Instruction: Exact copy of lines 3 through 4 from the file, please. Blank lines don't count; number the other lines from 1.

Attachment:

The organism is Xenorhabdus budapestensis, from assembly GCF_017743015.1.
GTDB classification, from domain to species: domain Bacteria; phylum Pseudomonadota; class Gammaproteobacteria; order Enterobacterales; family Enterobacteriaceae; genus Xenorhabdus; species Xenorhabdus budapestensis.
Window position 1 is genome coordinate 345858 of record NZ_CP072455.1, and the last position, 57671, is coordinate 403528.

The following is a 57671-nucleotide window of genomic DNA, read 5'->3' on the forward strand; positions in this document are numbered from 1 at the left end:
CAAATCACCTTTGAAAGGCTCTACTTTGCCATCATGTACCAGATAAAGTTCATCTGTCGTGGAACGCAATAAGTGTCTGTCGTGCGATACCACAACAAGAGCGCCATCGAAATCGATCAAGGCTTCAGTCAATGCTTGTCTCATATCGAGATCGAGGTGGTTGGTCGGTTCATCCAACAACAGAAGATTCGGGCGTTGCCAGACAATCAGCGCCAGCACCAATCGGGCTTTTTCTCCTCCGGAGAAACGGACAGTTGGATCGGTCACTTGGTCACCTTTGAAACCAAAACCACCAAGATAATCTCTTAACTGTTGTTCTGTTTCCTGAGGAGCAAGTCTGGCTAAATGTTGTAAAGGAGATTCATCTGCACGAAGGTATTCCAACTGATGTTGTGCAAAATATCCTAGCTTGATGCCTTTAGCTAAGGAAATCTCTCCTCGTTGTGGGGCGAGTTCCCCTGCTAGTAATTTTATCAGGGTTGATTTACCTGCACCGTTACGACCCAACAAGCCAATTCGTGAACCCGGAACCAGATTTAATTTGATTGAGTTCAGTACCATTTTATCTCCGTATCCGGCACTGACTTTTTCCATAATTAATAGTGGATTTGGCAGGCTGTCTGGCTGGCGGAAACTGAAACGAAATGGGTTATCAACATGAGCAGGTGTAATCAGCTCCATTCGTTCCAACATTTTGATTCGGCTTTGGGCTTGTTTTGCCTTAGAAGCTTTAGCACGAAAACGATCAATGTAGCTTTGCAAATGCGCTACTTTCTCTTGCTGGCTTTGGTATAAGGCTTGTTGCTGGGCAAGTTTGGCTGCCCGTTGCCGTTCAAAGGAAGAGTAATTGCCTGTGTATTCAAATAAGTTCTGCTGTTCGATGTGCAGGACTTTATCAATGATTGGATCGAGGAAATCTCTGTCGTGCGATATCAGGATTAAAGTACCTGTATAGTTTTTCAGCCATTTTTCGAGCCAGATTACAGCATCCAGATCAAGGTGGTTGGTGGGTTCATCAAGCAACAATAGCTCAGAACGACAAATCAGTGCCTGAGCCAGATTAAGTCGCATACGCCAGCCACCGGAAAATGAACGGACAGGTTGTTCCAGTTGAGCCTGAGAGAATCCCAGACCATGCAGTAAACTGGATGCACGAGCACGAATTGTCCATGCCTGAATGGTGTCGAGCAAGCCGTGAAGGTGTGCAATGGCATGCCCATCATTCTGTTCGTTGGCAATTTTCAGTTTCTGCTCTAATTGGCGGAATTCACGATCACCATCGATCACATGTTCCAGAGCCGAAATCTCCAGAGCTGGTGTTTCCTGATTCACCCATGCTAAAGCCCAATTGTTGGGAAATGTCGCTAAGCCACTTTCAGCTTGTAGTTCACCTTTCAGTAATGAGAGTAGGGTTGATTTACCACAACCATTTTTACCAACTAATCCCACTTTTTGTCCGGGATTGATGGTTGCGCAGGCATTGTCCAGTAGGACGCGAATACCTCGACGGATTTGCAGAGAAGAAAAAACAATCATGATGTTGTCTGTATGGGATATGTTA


Window position 1 is genome coordinate 345858 of record NZ_CP072455.1, and the last position, 57671, is coordinate 403528.

The following is a 57671-nucleotide window of genomic DNA, read 5'->3' on the forward strand; positions in this document are numbered from 1 at the left end: